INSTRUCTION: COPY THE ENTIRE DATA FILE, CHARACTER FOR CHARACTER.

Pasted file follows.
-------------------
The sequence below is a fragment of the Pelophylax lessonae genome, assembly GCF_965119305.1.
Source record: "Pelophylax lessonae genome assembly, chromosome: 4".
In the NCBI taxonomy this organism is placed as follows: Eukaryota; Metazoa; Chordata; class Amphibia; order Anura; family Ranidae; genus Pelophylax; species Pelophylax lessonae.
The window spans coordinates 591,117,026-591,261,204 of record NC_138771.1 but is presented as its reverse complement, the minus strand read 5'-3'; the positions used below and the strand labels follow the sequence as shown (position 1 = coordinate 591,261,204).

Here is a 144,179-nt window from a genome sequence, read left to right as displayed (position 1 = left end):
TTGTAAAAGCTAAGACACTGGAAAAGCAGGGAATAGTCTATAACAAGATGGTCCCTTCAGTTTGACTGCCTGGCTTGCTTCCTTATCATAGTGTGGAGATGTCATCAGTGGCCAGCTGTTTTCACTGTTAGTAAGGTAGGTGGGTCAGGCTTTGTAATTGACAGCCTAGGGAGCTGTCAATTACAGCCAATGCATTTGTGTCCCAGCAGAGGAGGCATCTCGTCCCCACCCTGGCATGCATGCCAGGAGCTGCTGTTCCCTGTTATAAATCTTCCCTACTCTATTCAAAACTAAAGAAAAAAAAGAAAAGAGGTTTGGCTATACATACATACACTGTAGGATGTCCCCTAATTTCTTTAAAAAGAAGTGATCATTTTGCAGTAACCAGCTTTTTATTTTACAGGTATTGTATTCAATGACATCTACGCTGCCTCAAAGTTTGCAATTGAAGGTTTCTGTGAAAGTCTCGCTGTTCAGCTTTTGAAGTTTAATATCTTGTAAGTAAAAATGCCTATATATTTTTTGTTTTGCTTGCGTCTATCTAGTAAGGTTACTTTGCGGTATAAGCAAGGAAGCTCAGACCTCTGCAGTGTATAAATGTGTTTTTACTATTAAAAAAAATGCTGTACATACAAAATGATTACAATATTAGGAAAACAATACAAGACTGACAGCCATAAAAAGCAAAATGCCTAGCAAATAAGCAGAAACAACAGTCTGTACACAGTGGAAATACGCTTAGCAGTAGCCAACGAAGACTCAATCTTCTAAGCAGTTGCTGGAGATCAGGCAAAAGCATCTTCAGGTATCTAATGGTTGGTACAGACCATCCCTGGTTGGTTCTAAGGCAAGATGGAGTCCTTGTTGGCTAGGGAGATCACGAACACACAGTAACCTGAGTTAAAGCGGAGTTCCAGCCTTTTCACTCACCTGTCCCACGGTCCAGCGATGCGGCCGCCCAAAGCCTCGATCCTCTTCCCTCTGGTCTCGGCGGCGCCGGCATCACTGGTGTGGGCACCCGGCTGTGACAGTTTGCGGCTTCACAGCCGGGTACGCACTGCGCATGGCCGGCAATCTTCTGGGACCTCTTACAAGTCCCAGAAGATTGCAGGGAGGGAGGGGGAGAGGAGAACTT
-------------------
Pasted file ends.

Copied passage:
The sequence below is a fragment of the Pelophylax lessonae genome, assembly GCF_965119305.1.
Source record: "Pelophylax lessonae genome assembly, chromosome: 4".
In the NCBI taxonomy this organism is placed as follows: Eukaryota; Metazoa; Chordata; class Amphibia; order Anura; family Ranidae; genus Pelophylax; species Pelophylax lessonae.
The window spans coordinates 591,117,026-591,261,204 of record NC_138771.1 but is presented as its reverse complement, the minus strand read 5'-3'; the positions used below and the strand labels follow the sequence as shown (position 1 = coordinate 591,261,204).

Here is a 144,179-nt window from a genome sequence, read left to right as displayed (position 1 = left end):
TTGTAAAAGCTAAGACACTGGAAAAGCAGGGAATAGTCTATAACAAGATGGTCCCTTCAGTTTGACTGCCTGGCTTGCTTCCTTATCATAGTGTGGAGATGTCATCAGTGGCCAGCTGTTTTCACTGTTAGTAAGGTAGGTGGGTCAGGCTTTGTAATTGACAGCCTAGGGAGCTGTCAATTACAGCCAATGCATTTGTGTCCCAGCAGAGGAGGCATCTCGTCCCCACCCTGGCATGCATGCCAGGAGCTGCTGTTCCCTGTTATAAATCTTCCCTACTCTATTCAAAACTAAAGAAAAAAAAGAAAAGAGGTTTGGCTATACATACATACACTGTAGGATGTCCCCTAATTTCTTTAAAAAGAAGTGATCATTTTGCAGTAACCAGCTTTTTATTTTACAGGTATTGTATTCAATGACATCTACGCTGCCTCAAAGTTTGCAATTGAAGGTTTCTGTGAAAGTCTCGCTGTTCAGCTTTTGAAGTTTAATATCTTGTAAGTAAAAATGCCTATATATTTTTTGTTTTGCTTGCGTCTATCTAGTAAGGTTACTTTGCGGTATAAGCAAGGAAGCTCAGACCTCTGCAGTGTATAAATGTGTTTTTACTATTAAAAAAAATGCTGTACATACAAAATGATTACAATATTAGGAAAACAATACAAGACTGACAGCCATAAAAAGCAAAATGCCTAGCAAATAAGCAGAAACAACAGTCTGTACACAGTGGAAATACGCTTAGCAGTAGCCAACGAAGACTCAATCTTCTAAGCAGTTGCTGGAGATCAGGCAAAAGCATCTTCAGGTATCTAATGGTTGGTACAGACCATCCCTGGTTGGTTCTAAGGCAAGATGGAGTCCTTGTTGGCTAGGGAGATCACGAACACACAGTAACCTGAGTTAAAGCGGAGTTCCAGCCTTTTCACTCACCTGTCCCACGGTCCAGCGATGCGGCCGCCCAAAGCCTCGATCCTCTTCCCTCTGGTCTCGGCGGCGCCGGCATCACTGGTGTGGGCACCCGGCTGTGACAGTTTGCGGCTTCACAGCCGGGTACGCACTGCGCATGGCCGGCAATCTTCTGGGACCTCTTACAAGTCCCAGAAGATTGCAGGGAGGGAGGGGGAGAGGAGAACTT